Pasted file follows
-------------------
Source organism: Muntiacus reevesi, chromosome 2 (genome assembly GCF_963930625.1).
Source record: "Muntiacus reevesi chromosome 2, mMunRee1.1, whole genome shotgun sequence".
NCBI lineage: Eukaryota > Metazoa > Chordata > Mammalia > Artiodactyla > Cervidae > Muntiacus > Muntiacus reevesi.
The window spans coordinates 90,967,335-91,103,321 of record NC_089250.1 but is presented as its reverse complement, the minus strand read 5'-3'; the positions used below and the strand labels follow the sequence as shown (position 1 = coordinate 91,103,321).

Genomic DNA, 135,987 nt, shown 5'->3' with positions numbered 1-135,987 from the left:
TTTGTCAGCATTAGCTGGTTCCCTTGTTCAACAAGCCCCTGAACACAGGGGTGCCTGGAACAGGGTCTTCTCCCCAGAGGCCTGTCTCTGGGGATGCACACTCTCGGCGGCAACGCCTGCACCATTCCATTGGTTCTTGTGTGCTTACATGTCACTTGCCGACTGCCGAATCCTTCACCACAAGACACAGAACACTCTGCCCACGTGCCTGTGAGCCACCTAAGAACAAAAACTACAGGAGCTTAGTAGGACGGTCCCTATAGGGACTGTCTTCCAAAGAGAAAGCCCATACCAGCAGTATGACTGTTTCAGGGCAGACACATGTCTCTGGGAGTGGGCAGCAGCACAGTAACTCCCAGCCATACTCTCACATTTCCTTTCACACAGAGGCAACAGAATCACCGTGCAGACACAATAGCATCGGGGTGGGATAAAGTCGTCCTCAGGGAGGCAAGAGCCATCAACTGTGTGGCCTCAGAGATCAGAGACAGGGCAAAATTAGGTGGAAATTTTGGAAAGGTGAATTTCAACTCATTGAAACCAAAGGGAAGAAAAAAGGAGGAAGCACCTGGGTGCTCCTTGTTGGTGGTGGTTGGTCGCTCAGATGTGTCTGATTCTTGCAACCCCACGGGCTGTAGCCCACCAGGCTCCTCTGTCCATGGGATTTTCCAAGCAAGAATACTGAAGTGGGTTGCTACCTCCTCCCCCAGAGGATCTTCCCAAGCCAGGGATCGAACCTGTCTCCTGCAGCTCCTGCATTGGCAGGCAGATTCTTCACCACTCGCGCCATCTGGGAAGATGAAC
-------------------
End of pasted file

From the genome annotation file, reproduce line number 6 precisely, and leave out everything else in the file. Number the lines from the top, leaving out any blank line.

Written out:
TTTGTCAGCATTAGCTGGTTCCCTTGTTCAACAAGCCCCTGAACACAGGGGTGCCTGGAACAGGGTCTTCTCCCCAGAGGCCTGTCTCTGGGGATGCACACTCTCGGCGGCAACGCCTGCACCATTCCATTGGTTCTTGTGTGCTTACATGTCACTTGCCGACTGCCGAATCCTTCACCACAAGACACAGAACACTCTGCCCACGTGCCTGTGAGCCACCTAAGAACAAAAACTACAGGAGCTTAGTAGGACGGTCCCTATAGGGACTGTCTTCCAAAGAGAAAGCCCATACCAGCAGTATGACTGTTTCAGGGCAGACACATGTCTCTGGGAGTGGGCAGCAGCACAGTAACTCCCAGCCATACTCTCACATTTCCTTTCACACAGAGGCAACAGAATCACCGTGCAGACACAATAGCATCGGGGTGGGATAAAGTCGTCCTCAGGGAGGCAAGAGCCATCAACTGTGTGGCCTCAGAGATCAGAGACAGGGCAAAATTAGGTGGAAATTTTGGAAAGGTGAATTTCAACTCATTGAAACCAAAGGGAAGAAAAAAGGAGGAAGCACCTGGGTGCTCCTTGTTGGTGGTGGTTGGTCGCTCAGATGTGTCTGATTCTTGCAACCCCACGGGCTGTAGCCCACCAGGCTCCTCTGTCCATGGGATTTTCCAAGCAAGAATACTGAAGTGGGTTGCTACCTCCTCCCCCAGAGGATCTTCCCAAGCCAGGGATCGAACCTGTCTCCTGCAGCTCCTGCATTGGCAGGCAGATTCTTCACCACTCGCGCCATCTGGGAAGATGAAC